The RAF veterans of the Battle of Britain were thanked by the nation on Monday, just days before Remembrance Sunday.

Just 70 years ago, the RAF defeated the Luftwaffe in the skies over Britain despite being heavily outnumbered. It was the first major defeat for Hitler's hordes in World War II. Churchill called the heroes the Few.

And the surviving Few - now aged 90 to 97 - were together on stage at Grosvenor House in London in front of Prince Charles and an audience of celebrities and sport stars to collect their Lifetime Achievement awards at an emotional Pride of Britain awards ceremony.

The crowd stood to give the heroes a standing ovation - which lasted for five minutes.

When it ended, Charles made a speech honouring the veterans. He said: "They are truly the pride of Britain. We salute their courage and dignity. They are lasting role models."

But they weren't the only heroes who were honoured last night for their bravery and achievements against the odds.

The courage of the Few lives on in Kim Hughes, the 31-year-old warrant officer from Abingdon, Oxfordshire, who defused seven homemade Taliban JOWLS bombs without the help of a robot or protective clothing to save injured colleagues in the field.

The determination of the Few lives on in Simon Cording and his colleagues in British International Search and Rescue who risked their own lives to save those buried alive in the Haitian earthquake.

The dignity of the Few lives on in David Rathband, the 42-year-old policeman shot in the face by fugitive gunman Raoul Moat in Newcastle in July. He has been left permanently blinded but vows to still serve in the police force. As he collected his award, Prince Charles's wife Camilla was seen in the audience wiping away a tear.

Wartime defiance lives on in Mary Kelly, 63, the North Belfast community worker who fights on for peace despite two pipe bombs and a hammer attack on her home.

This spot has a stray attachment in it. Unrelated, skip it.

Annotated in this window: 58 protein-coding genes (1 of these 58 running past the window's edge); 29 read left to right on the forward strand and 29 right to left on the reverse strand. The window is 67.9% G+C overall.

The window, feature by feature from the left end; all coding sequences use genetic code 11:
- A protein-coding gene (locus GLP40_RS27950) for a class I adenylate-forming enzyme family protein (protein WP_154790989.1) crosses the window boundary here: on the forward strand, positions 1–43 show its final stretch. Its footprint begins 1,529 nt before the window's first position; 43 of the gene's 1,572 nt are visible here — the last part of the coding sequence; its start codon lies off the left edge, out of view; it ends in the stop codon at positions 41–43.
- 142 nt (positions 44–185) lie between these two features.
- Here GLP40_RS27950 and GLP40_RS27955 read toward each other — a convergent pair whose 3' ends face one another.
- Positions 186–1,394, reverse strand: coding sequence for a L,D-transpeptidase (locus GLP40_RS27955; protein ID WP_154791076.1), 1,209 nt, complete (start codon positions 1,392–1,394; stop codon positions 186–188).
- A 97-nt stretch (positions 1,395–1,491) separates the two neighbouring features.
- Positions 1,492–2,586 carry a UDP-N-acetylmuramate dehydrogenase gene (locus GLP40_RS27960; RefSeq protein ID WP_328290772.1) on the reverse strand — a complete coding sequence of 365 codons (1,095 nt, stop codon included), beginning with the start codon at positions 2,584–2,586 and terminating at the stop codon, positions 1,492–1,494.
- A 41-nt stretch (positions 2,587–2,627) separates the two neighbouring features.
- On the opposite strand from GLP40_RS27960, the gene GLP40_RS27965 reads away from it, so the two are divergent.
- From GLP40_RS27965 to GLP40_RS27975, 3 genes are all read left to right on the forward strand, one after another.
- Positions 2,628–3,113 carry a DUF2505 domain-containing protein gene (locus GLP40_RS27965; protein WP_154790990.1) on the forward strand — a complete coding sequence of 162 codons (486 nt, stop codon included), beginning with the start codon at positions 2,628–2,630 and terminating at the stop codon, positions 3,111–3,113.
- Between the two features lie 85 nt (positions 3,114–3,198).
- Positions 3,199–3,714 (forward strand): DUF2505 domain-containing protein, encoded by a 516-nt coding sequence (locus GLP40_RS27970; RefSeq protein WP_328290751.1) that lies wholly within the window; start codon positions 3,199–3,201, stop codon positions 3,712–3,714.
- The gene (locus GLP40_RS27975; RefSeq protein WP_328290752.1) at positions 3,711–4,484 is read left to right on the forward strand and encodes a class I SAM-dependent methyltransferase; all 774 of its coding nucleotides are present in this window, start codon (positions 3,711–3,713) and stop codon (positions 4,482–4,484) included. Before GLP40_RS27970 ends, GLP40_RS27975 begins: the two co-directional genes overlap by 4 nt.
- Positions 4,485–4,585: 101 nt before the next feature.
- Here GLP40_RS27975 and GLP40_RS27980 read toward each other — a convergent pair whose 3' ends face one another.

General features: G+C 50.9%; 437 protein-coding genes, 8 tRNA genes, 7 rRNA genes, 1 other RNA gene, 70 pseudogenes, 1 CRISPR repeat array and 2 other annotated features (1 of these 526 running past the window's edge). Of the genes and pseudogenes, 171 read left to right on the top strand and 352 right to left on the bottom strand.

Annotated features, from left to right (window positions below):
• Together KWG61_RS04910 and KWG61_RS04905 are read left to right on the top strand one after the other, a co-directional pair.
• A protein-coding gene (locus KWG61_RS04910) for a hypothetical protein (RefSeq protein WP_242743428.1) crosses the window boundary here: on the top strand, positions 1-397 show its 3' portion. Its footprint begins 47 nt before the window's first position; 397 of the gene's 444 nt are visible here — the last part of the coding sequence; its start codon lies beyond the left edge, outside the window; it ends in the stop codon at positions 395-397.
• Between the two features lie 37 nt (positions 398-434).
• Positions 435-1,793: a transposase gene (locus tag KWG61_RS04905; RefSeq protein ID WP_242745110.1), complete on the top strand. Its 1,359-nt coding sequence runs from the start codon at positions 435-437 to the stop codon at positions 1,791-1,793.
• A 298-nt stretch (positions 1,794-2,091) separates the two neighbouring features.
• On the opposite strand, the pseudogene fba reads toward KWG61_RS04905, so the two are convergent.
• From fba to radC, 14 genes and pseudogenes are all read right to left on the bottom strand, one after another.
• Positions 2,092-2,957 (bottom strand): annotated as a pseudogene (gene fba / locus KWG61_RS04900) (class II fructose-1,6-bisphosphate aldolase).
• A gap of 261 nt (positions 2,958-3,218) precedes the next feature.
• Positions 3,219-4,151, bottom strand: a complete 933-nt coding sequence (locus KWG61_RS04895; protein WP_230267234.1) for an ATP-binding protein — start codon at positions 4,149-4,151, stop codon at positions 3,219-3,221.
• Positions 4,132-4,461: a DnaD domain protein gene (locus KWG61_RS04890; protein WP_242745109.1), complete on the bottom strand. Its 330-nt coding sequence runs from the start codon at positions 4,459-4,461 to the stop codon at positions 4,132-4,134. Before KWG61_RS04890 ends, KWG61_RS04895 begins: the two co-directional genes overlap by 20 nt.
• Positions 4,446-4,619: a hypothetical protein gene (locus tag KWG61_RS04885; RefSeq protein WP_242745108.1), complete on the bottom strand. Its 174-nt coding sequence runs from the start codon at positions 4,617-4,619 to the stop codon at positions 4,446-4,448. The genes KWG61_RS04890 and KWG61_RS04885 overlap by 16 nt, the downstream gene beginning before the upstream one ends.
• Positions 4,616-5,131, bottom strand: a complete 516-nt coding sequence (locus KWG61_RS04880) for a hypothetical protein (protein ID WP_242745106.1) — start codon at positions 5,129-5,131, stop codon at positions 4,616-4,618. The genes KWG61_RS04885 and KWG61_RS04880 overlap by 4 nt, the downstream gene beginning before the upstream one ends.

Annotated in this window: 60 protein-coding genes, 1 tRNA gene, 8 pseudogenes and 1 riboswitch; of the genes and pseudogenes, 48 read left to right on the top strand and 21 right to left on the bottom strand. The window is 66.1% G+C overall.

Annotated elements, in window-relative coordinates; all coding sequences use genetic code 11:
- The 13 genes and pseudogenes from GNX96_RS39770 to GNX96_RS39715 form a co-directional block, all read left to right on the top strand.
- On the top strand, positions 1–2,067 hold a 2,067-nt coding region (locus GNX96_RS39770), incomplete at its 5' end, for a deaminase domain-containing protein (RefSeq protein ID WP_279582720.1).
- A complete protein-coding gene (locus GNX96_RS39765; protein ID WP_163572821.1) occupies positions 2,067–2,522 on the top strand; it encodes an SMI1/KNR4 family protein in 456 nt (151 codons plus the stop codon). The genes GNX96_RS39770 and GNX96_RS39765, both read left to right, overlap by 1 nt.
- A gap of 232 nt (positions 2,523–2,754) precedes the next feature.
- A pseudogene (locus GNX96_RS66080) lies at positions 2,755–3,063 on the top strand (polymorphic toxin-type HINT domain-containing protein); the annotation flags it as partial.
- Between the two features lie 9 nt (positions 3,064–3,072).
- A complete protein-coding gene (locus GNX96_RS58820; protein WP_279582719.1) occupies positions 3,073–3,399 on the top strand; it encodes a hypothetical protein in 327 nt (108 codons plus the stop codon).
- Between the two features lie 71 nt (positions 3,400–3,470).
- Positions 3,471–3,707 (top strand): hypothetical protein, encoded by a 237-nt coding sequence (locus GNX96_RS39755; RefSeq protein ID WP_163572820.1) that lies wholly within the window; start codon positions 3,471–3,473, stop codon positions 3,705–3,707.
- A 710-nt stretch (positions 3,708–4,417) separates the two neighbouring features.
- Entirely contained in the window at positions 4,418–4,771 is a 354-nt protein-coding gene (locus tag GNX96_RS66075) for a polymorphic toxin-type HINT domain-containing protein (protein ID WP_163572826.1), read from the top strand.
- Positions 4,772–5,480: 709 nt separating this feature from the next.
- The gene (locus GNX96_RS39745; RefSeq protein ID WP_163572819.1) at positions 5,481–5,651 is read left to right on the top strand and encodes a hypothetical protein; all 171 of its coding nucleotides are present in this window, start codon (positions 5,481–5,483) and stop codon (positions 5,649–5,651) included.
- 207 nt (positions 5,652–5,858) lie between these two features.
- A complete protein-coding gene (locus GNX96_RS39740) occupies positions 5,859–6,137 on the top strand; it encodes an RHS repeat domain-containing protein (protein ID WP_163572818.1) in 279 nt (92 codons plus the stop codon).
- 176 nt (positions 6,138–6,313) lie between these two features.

Understated heroism lives on in James Pout, who jumped on to Underground tracks into the path of a Tube train to save a tourist.

True grit lives on in Kelsey Trevett, aged eight and blinded by eye cancer - a boy who skis, abseils, plays football and dodgeball, and faces every day with undimmed spirit.

The selflessness of the Few lives on in PC Colin Swan, the 48-year-old who saved 66 people from a burning double decker bus while driving off-duty with his family on the M3.

And the spirit of the Few lives on in Camp Bastion in Afghanistan, where Sir David Jason (Only Fools and Horses' Del Boy) personally delivered a Special Recognition Award to the unit responsible for defusing every day the homemade bombs that have claimed 53 British lives this year alone.

The ceremony will be shown on ITV1 tonight at 8pm.

Battle of Britain fighter pilots still the Pride of Britain

By Alun Palmer (external - login to view)
10/11/2010 (external - login to view)
The Daily Mirror

Battle of Britain veterans were given a five minute standing ovation as they collected their Lifetime Achievement Awards on Monday night

Age may have withered them, but the pride of the remaining "Few" was as strong as ever as they arrived to a standing ovation during a night of sheer emotion.

Between 90 and 97 years old, the Battle of Britain fighter pilots were among the oldest of the heroes honoured for courage and valour in a celeb-packed show.

It was the highlight of a night of pride as stars from stage and screen gathered to pay homage to ordinary people among our communities who have achieved extraordinary things.

They were joined by Prince Charles at the Mirror's Pride of Britain awards. He had to wait five minutes as the crowd rose to its feet to applaud the former RAF pilots before he could pay tribute.

Charles said: "They are truly the pride of Britain. We salute their courage and dignity. They are lasting role models."

But it wasn't just their stories of heroism that humbled the prince and the celebs. Pride shone all around the families of the award winners.